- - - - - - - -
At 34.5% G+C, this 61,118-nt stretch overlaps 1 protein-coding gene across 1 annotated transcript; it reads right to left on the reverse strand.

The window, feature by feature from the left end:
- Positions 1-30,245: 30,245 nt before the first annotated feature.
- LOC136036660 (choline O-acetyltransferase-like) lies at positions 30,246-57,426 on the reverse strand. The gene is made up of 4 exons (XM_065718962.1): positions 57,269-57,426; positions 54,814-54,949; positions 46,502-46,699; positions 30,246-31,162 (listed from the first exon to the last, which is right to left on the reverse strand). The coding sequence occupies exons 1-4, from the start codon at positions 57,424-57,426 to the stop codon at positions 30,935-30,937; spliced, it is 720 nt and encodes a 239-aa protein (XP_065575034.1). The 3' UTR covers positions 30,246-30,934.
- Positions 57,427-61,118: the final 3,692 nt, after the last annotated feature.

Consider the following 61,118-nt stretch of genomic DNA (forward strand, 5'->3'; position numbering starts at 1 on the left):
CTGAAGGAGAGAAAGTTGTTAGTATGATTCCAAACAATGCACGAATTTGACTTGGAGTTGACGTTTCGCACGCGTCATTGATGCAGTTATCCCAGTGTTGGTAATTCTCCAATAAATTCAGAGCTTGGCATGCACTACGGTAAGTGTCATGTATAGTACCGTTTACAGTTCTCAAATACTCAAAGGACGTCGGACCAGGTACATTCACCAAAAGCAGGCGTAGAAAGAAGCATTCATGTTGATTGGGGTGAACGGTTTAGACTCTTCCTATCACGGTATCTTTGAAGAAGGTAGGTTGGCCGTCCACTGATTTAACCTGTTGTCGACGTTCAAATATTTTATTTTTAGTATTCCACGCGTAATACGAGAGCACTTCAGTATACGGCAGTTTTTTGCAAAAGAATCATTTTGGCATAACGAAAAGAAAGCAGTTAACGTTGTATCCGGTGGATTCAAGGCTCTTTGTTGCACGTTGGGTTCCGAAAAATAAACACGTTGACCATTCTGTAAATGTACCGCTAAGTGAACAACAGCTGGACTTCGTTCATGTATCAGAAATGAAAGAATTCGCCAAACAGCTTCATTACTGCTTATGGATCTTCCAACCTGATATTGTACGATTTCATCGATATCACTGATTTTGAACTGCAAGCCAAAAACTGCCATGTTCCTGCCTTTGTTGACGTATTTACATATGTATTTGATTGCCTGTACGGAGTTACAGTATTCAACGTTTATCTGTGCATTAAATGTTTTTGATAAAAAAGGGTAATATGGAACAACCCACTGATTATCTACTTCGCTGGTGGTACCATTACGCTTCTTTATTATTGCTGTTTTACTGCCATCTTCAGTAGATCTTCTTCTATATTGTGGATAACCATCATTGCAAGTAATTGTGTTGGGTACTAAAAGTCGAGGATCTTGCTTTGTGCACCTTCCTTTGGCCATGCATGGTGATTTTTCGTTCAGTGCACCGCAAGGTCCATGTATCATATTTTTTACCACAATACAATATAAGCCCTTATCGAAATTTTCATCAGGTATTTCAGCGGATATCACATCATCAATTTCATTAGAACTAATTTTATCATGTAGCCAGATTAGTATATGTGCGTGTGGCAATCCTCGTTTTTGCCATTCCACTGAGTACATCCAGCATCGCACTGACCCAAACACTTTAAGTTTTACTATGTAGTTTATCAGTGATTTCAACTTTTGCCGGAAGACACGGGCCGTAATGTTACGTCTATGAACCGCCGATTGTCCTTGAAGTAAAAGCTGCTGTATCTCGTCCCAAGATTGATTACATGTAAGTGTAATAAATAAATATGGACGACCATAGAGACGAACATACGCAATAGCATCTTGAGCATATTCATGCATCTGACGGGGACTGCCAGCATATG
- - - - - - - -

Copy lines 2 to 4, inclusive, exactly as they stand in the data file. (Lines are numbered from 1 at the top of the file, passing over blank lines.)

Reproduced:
The window, feature by feature from the left end:
- Positions 1-30,245: 30,245 nt before the first annotated feature.
- LOC136036660 (choline O-acetyltransferase-like) lies at positions 30,246-57,426 on the reverse strand. The gene is made up of 4 exons (XM_065718962.1): positions 57,269-57,426; positions 54,814-54,949; positions 46,502-46,699; positions 30,246-31,162 (listed from the first exon to the last, which is right to left on the reverse strand). The coding sequence occupies exons 1-4, from the start codon at positions 57,424-57,426 to the stop codon at positions 30,935-30,937; spliced, it is 720 nt and encodes a 239-aa protein (XP_065575034.1). The 3' UTR covers positions 30,246-30,934.